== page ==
• Mario Lanza says:

    Oh lady, it is clear that you must be a conservative and so just making it all up, according to CNN, who you can always trust (being the radical left media, but then enough of that). The commissars at the CNN Kremlin have told you, so be quiet and know your place.

    • DeeCaring says:

      Apparently YOU are the idot Mario. If Jean had a problem she can share it! Some of us actually appreciate real feedback. Don’t you know a lot of things that are manufactured approx 20% are defective? From our own experience with these bulbs they never last as long as they say, approx. 6 months in our house, and they are highly dangerous if broken. Do some research. By the way, why don’t you install some of those Sylvania bulbs in YOUR house. Have a pleasant day.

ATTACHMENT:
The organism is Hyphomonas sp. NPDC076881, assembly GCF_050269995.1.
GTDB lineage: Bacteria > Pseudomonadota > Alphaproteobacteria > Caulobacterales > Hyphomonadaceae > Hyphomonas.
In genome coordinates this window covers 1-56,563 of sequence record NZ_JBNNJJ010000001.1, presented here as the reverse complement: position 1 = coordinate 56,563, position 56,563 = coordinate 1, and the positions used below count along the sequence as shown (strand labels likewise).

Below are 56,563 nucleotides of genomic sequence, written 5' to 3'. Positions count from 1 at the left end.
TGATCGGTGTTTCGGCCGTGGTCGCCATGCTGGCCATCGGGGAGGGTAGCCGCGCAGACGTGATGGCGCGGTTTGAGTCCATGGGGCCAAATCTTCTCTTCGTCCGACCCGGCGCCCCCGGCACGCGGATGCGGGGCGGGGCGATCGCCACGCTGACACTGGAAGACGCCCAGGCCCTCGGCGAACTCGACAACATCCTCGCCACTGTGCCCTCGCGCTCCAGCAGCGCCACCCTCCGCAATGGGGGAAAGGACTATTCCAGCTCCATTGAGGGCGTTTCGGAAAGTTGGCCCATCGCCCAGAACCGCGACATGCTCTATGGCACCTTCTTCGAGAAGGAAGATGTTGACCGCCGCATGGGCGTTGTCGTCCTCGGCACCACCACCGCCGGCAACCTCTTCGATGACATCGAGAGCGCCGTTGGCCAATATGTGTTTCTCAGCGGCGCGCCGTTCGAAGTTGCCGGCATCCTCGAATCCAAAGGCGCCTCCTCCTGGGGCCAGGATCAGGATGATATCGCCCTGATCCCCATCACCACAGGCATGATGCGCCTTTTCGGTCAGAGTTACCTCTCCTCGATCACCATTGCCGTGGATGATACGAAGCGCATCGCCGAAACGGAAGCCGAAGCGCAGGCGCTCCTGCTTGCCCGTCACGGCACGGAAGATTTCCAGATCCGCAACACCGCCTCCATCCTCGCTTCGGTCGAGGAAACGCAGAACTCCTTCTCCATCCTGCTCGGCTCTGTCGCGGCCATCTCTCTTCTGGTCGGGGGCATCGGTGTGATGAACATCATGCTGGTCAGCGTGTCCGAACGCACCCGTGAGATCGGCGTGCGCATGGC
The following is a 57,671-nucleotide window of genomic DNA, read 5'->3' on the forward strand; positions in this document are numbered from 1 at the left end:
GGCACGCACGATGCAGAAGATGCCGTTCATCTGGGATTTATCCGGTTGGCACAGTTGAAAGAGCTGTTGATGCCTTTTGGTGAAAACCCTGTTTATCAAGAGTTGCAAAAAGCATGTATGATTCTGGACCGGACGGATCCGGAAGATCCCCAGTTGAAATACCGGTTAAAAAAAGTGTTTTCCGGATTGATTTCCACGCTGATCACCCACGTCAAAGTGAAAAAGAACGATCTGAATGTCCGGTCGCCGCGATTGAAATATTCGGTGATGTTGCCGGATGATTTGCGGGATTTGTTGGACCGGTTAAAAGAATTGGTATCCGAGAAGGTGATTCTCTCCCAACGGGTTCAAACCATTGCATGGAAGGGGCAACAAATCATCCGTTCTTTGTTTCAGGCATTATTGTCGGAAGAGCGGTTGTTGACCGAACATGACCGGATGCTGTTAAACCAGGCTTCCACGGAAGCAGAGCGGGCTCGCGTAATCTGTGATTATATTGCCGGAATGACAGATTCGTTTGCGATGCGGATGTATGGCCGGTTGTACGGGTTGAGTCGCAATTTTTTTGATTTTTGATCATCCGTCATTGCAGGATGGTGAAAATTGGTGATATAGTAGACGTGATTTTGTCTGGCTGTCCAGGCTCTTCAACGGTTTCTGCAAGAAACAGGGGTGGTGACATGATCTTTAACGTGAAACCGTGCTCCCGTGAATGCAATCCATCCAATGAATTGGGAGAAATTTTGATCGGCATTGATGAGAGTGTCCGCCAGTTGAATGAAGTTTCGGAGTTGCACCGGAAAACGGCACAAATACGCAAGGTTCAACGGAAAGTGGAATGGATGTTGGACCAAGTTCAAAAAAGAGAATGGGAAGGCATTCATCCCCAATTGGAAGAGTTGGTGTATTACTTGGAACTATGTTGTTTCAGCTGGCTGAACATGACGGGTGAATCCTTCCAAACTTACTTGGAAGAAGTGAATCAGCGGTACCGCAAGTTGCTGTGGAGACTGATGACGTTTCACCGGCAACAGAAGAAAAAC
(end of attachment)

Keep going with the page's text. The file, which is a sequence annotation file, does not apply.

• Mario Lanza says:

        Actually I was using sarcasm, intending to message exactly what you were saying, dear. And I do not resort to calling people idiots; name calling is for low-lifes, and you have shown your true colors; as well as not being able to spell. Be careful whom you call “idiot;” when you point your finger at someone, three more fingers are pointing back at you. And “have a pleasant day” as you say it in hostility is just more of your black and hostile heart that likes to attack PEOPLE. What a sad thing you must be to need to say such things. Sucks being you I suppose. Have exactly the day you deserve.